The Laws of War In International Thought


Pablo Kalmanovitz


£70, Oxford University Press



States played an integral role in creating the laws of war. As the author writes in this trenchant history, the legal instruments for armed conflict ‘were created by states and devised largely for inter-state armed conflicts’. However, contemporary laws have heralded a fundamental change, for non-international armed conflicts ‘fail to sustain the reciprocity dynamics that historically made the laws of war a largely self-enforcing project’. Now such laws threaten to ‘suppress individual judgement and responsibility’ and create an ‘authorising and permissive regime’.

Some commentators argue that there has been a ‘convergence of international humanitarian, human rights and criminal law’. What is more, criminal investigations by the International Criminal Tribunal (for the former Yugoslavia and Rwanda) and the International Criminal Court have produced jurisprudence ‘applicable to the regulation of hostilities beyond the traditional instruments of the laws of war’.

Kalmanovitz’s short history focuses on seminal works by Hugo Grotius (1583-1645) who defined formal public war as ‘solemn war’. When such wars were formally declared by legitimate rulers, few curbs governed their conduct. As well as believing that ‘war is justified only as a proportional response to a serious injury imminent or received’, he also echoed the Spanish scholastics in asserting that just war meant ‘parties have unequal legal standing’. Thus ‘the victim comes to have jurisdiction over the injurer’.

The Enlightenment featured the notions of ‘regular war’ and ‘voluntary law of nations’ propounded by Christian Wolff (1679-1754) and Emer de Vattel (1714-1767). They defended ‘the legal duty to publicly state the reasons for waging war in the practice of war declarations’. These declarations ‘constituted a form of fair warning and last attempt to avoid war’. In the 19th century, Francis Lieber’s 1863 influential Code laid down a blueprint for national military codes and the first multilateral treaties. In contrast to Vattel, for whom war was ‘a regrettable but necessary feature of international life’, Lieber saw war as a ‘morally virtuous activity… because it helps cultivate or restore a nation’s moral vitality’.

Kalmanovitz appears sceptical that human rights can conflate with the laws of war and thus ‘virtuously humanise war’. For ‘reason of state… continues to be an active element in the laws of war’, he warns.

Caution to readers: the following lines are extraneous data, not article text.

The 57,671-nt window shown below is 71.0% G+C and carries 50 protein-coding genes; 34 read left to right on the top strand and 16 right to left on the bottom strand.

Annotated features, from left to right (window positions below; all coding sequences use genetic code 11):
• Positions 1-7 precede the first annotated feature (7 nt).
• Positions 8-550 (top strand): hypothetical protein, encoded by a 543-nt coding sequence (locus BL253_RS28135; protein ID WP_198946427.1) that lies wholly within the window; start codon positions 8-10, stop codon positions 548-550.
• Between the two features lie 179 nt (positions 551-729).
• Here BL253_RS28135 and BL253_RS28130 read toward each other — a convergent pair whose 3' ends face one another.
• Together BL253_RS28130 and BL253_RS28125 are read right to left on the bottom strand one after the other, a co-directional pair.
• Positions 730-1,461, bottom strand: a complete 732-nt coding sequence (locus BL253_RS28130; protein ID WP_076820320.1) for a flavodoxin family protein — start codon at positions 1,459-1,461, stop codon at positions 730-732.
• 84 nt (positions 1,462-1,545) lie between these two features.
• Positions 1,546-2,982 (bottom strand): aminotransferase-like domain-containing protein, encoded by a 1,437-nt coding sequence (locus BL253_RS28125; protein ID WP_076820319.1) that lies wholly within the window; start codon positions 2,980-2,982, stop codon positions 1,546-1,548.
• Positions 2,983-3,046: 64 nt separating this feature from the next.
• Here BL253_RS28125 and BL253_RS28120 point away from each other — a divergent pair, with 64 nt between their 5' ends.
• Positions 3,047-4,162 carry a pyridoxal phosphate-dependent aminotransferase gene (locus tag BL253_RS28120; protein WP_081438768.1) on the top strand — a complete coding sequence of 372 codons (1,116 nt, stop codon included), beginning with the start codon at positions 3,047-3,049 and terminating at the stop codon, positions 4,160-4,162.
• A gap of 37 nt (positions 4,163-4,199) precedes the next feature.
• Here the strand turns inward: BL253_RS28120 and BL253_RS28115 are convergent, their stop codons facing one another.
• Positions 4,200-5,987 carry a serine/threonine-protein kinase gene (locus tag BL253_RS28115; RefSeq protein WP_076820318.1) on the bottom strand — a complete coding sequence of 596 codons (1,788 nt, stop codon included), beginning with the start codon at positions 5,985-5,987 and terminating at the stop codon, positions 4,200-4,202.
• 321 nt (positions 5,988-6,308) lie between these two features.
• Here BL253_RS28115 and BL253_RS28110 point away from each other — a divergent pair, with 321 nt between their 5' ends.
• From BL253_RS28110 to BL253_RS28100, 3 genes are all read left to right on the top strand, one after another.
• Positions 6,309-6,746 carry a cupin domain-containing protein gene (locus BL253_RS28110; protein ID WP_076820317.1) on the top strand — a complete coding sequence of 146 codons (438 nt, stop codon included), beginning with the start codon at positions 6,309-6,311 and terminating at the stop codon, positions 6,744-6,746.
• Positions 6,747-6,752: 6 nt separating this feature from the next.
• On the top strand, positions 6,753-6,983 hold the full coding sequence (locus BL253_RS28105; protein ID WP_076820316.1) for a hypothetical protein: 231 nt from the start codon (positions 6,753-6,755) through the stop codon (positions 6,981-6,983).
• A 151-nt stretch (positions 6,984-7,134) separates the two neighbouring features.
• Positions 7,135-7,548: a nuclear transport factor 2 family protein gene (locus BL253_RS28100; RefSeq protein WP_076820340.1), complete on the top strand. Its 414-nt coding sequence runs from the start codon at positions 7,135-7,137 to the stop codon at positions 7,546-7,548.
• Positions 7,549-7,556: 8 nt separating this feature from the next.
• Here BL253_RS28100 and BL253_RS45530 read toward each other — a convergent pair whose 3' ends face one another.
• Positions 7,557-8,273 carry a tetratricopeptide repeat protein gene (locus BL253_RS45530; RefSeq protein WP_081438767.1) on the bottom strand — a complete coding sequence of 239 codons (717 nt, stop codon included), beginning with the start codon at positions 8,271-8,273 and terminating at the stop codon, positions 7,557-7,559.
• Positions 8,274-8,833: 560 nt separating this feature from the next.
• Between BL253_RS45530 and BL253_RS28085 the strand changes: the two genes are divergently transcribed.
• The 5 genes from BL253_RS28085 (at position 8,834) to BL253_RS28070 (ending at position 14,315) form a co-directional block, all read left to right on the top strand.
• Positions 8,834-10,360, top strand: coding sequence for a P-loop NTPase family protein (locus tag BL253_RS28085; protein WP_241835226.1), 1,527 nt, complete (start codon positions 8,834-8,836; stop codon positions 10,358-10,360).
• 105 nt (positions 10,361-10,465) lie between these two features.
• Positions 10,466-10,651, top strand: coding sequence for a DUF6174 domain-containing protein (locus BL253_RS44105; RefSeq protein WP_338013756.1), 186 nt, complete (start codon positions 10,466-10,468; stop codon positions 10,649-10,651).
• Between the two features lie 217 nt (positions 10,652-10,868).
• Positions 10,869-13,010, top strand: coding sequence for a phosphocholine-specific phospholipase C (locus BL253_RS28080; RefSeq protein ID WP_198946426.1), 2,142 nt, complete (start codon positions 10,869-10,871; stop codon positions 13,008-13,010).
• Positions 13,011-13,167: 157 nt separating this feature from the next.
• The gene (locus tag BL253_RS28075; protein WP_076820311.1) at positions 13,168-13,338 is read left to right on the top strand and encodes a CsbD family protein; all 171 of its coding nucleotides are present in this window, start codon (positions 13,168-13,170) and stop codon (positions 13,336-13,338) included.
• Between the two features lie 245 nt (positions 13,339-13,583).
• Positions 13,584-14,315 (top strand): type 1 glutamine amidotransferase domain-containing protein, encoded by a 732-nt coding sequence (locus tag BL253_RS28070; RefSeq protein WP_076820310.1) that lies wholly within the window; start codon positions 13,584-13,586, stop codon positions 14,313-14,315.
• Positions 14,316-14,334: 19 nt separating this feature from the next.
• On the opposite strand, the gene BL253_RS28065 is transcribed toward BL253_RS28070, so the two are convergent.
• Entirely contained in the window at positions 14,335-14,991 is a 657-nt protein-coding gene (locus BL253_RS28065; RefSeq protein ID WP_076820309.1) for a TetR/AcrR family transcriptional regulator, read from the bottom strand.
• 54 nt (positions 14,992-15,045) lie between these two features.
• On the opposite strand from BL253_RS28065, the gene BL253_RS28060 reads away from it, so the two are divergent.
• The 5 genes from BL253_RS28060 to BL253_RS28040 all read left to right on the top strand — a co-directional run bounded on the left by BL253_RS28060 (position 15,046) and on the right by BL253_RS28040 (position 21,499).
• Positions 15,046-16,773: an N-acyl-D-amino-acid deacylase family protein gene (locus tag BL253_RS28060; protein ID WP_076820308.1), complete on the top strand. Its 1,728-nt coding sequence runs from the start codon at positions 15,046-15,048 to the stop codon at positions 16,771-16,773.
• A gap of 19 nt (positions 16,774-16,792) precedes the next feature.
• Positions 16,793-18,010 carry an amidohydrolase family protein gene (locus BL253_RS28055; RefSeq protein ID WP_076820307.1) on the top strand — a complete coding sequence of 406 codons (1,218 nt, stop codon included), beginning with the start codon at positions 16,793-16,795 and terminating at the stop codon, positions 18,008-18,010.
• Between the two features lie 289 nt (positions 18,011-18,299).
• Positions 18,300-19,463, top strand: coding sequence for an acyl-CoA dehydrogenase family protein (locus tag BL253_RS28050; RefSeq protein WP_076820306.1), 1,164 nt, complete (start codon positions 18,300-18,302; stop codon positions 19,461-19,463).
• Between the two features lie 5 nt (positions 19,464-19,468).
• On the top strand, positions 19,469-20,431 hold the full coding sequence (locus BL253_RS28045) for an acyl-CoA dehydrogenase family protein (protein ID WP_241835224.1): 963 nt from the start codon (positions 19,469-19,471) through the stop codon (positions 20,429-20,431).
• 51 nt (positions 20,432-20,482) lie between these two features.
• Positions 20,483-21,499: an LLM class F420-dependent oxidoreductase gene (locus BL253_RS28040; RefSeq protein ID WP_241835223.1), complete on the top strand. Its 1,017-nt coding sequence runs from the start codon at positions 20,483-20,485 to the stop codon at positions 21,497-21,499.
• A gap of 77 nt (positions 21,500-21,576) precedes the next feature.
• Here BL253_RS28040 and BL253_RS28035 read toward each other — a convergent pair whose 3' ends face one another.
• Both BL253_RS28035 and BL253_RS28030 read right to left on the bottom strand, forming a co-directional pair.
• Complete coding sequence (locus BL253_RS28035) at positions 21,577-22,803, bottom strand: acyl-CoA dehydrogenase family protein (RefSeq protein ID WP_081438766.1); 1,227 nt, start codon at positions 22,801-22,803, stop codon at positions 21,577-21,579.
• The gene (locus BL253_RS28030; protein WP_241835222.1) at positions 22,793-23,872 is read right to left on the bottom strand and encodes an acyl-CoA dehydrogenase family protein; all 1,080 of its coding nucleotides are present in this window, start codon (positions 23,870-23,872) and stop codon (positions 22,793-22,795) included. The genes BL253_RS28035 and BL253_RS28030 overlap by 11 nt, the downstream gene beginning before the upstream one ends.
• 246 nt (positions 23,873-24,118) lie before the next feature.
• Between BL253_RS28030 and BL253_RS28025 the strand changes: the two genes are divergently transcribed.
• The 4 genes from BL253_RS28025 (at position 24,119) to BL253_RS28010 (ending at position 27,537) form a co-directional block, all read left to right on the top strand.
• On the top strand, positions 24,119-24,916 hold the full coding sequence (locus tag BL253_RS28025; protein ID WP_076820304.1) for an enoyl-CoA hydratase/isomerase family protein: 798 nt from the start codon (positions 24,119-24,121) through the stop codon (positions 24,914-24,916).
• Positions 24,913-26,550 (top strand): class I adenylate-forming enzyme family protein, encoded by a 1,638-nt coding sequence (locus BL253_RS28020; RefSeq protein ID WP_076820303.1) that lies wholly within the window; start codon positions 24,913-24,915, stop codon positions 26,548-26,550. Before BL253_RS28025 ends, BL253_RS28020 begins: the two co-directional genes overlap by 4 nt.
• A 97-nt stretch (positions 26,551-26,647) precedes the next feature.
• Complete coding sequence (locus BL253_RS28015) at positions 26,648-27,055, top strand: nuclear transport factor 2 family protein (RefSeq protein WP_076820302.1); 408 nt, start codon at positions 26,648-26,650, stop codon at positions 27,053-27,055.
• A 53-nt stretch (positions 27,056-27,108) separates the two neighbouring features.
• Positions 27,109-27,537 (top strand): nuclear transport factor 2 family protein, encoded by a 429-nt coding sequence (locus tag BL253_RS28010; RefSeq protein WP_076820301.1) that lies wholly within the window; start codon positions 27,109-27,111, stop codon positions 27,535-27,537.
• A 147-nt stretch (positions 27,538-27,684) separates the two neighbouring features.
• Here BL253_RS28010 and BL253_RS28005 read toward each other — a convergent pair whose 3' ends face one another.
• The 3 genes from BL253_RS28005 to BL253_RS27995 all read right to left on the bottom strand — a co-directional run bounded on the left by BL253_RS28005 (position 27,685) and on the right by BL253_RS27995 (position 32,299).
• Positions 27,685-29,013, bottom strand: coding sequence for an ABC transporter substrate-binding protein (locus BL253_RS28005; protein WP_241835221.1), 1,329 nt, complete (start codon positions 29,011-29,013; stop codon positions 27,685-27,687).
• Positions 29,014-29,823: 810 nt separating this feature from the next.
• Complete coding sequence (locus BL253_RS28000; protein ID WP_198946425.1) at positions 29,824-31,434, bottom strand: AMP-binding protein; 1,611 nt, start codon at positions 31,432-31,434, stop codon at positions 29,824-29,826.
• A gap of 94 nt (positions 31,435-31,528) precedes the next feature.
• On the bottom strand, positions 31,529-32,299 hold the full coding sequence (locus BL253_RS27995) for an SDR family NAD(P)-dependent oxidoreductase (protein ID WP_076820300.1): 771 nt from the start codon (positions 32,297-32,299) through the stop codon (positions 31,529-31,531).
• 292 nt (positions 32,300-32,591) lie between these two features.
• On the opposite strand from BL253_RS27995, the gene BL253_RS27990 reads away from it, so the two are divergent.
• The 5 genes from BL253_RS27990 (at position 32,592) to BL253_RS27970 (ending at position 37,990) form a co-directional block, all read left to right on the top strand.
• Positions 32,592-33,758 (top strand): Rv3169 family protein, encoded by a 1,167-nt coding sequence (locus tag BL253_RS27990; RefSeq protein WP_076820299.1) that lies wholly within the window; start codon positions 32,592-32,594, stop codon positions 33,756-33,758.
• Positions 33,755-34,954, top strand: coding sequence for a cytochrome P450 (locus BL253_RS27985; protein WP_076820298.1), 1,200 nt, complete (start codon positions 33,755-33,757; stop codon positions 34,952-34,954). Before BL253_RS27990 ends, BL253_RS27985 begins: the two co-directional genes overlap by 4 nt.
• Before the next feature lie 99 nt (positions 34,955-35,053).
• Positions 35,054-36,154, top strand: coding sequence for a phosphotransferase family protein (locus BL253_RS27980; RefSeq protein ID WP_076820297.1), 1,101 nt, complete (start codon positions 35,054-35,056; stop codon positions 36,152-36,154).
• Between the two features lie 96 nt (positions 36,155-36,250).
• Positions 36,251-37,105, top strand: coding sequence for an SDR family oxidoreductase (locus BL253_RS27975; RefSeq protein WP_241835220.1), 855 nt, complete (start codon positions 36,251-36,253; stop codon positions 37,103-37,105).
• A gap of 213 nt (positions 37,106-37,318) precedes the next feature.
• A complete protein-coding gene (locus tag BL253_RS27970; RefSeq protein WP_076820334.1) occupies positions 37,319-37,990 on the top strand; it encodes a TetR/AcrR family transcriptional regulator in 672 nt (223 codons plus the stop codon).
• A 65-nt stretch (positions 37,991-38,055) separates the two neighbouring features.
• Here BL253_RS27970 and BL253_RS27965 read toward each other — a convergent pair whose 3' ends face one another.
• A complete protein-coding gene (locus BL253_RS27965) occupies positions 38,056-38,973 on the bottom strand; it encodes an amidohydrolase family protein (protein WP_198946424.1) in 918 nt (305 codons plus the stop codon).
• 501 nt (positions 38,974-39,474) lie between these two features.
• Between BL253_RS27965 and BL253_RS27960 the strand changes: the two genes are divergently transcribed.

Nicholas Goodman is a sub-editor at the Law Society Gazette


The War Lawyers: The United States, Israel, and Juridical Warfare


Craig Jones


£80, Oxford University Press



A growing preoccupation among military commanders about who could be legally targeted brought lawyers into the ‘kill chain’. In his thought-provoking study on aerial targeting operations by the US and Israel in Iraq, Afghanistan and Gaza – the product of interviews with more than 50 war lawyers – Jones writes that ‘the rise of the kill chain lawyer… was forged in the crucibles of several wars’.

Distinguishing between civilians and combatants amplified the importance of legal process and hence the ‘legal-technical fix promised by the incorporation of war lawyers into the kill chain’. Vietnam had sharpened US concerns about civilian casualties but the post-9/11 wars brought civilian casualty mitigation to the forefront of military thinking, particularly ‘what constitutes an acceptable level of civilian and infrastructural harm’.

Among NATO members, and especially in the US, UK, Australia and Canada, commanders increasingly rely on lawyers who ‘have had to expand their remit and skills, to include the rendering of life and death legal advice’. But Jones’ account focuses on US and Israel as ‘they have been at the forefront of efforts to shape the international law on targeting’.

Advances in radio and visual technologies in the 20th and early 21st centuries widened the concept of targeting to encompass mobile targets in near real time. This focus on individuals resembles the ‘pursuit of a criminal on the run’, a corollary of which is that the target is already guilty. Thus the law and war lawyers conspire to produce what George Bush called ‘sudden justice’.

Jones’ account of the evolution of the ‘kill chain’ lawyer makes both fascinating and sobering reading.


Nicholas Goodman


The Justification of War and International Order from past to present


Edited by Lothar Brock and Hendrik Simon


£95, Oxford University Press

Justification of War


The advent of the printing press gave tangible form to a justification for war, as ‘nearly every war was accompanied by public justifications of sometimes more than 100 pages in length’. For example, about 60,000 pamphlets were produced to promote the invasion of England by William of Orange in 1688. Produced in common languages like German, English, French or Dutch, such justifications enabled belligerents to justify their wars either formally to their enemy or to a wider public. ‘Illiteracy was not regarded as an obstacle,’ writes Anuschka Tischer, for ‘as the state of war was a legal one, its declaration could be like other legal acts proclaimed at public places and thus be directed “to all, who these Presents shall see or hear read”.’ Divided into seven parts, this book ranges from early modern war discourse, through to the post-Cold War international order and to non-western perspectives on the justification of war and the international rule of law. As the editors explain, contributors ‘follow, in different ways, the assumption that the history of war is also a history of its justification and interacts with what is recognised as international order